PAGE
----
I have always been fascinated by the Book Case Boat. I first saw a photo of it in Kenneth and Helen Durant’s The Adirondack Guideboat. Here it is minus books:
It is obviously a very old boat and I would claim that it is one the the very first Adirondack guideboats. Evidence that it is a guideboat is plain to see; an elliptical flat bottom board, roots form the ribs, it is rowed using thole pins, and it was carried using a yoke.
I became obsessed with learning all I could about this ancient craft. Who made it? Where was it used and how? At one point Hallie Bond, former Curator at the Museum, and I planned a trip to Brandreth Park to view the boat. I hoped to obtain as much information as I could including some critical measurements that would allow it to be reproduced. Our visit was cancelled at the last minute. So my quest to learn all I could about the Book Case boat was stymied, for the moment. But my interest in the book case boat only grew stronger. It became a family joke. When ever I mentioned the boat, which was quite often, my wife Fran would laugh and say “Are you on that book case boat thing again?”
Fortunately, two recent publications have shed new light on the book Case Boat. Stephen Sulavik’s book, page 44 reads, ” A very old boat, possibly built by William Austin, was discovered, its stern submerged in mud on the shore of Brandreth Lake, west of Long Lake. The name B. Brandreth is stamped inside on a plank near the bow. At a much later date the year “1848” was painted on its bow deck, not unlikely by the artist Paulene Brandreth. The stern has long since been removed and the upright boat fitted with shelves for books. It is obvious that the boat was carried by one person: There are rounded notches on the tops of both gunwales, worn down by the ends of a carrying yoke. The boat was relatively short, 12 to 14 feet in length, and estimated to weigh about 120 pounds. It was rowed using thole pins rather than metal oarlocks. (editor’s note- there are two rowing stations just as in later guideboats). Its most striking feature is that its construction-a flat elliptical bottom board with ribs sawn from natural crooks-is similar to that of the Adirondack guideboat”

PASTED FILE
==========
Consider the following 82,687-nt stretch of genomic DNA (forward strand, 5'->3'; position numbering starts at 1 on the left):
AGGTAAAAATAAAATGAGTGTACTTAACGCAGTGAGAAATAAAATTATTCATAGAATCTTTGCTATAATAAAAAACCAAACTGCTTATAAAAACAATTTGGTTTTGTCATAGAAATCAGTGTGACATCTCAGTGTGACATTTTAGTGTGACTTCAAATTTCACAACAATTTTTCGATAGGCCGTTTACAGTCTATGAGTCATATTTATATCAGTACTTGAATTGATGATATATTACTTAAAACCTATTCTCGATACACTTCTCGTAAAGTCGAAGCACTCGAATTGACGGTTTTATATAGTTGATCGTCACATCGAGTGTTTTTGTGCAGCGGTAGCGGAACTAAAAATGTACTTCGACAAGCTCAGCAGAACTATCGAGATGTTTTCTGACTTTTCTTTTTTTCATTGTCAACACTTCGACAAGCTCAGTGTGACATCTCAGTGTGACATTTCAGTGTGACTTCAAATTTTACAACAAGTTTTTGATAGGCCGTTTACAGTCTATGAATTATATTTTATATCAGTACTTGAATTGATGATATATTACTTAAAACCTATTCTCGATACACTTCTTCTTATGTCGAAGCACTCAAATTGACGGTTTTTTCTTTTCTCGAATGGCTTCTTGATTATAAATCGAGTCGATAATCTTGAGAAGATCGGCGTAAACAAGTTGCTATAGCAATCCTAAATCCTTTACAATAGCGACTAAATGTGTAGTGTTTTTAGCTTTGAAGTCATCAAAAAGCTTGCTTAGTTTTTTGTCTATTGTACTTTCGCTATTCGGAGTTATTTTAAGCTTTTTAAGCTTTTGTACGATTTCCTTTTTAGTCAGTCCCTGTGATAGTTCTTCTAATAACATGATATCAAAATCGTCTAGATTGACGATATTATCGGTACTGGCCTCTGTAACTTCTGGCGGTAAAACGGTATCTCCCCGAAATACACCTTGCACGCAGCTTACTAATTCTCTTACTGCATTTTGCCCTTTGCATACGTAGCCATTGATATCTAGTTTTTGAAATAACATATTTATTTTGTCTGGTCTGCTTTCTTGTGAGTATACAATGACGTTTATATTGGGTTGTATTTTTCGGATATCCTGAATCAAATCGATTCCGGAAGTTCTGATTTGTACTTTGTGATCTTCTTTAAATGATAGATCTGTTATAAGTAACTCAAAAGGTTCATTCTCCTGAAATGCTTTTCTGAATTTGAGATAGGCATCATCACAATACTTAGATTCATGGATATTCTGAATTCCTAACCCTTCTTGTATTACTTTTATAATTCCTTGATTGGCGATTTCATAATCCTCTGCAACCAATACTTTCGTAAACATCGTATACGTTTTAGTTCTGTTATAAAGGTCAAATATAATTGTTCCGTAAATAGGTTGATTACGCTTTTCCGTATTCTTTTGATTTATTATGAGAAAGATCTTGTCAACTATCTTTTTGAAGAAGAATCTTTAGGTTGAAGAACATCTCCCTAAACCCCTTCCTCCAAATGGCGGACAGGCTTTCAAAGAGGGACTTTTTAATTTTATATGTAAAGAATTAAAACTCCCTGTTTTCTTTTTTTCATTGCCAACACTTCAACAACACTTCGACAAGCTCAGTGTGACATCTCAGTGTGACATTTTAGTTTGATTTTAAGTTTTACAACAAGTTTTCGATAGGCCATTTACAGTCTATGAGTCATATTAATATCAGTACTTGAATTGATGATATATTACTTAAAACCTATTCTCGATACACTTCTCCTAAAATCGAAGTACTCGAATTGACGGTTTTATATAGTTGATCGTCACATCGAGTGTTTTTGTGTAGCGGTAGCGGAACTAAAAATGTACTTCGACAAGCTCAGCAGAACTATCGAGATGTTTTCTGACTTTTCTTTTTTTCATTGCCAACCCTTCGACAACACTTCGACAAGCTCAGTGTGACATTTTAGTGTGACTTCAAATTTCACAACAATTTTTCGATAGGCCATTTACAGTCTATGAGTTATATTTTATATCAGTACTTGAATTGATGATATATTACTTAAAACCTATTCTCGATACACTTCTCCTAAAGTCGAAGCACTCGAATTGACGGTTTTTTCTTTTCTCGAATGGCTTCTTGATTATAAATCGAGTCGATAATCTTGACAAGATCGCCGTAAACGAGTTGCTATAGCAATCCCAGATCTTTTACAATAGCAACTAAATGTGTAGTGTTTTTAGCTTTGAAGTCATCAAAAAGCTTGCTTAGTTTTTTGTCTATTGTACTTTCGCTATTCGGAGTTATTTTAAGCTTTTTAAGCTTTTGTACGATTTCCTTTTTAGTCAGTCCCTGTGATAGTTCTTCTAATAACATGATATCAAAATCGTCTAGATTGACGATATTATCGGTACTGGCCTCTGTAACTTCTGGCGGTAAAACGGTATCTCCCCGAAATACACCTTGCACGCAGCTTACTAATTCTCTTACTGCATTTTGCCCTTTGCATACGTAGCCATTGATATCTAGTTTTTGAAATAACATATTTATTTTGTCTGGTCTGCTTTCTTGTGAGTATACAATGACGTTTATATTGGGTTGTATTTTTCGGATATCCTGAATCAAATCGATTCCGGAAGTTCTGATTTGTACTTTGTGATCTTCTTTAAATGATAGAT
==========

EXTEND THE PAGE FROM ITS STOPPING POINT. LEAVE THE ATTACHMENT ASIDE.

The caption on figure 1-11 of Sulavik’s book (the figure is a photo of the bookcase boat), reads, “The hull is made of four strakes on each side. There is a prominent stem post, a straight deck, placed between the sheer planks, a clapboard-lapstrake outer hull, a smooth lapstrake inner hull, and a flat elliptical bottom board made from two lengthwise pieces.
And from Brandreth, written by D. and O. Potter, page 252 reads, “In the early days at Brandreth, large guideboats-wide and heavily built freighters-were loaded with people and baggage and rowed up the full length of the lake. One of these, the oldest boat at Brandreth Lake ( and perhaps one of the oldest in the Adirondacks) has been pressed into service as a book case at Camp Good Enough. ”
So what do we now know about the book case boat? Surely it was obtained by Benjamin Brandreth at the very opening of Brandreth Park to shuttle family and visitors up and down Brandreth Lake from the point of entry to the various camps. It was one of the Brandreth family’s “freighter” guideboats. I assume this from Sulavik’s description of the boat (B. Brandreth stamped on a plank, and that the boat was found at Brandreth Lake). That would put the boat at the same age as the camp, about 170 years.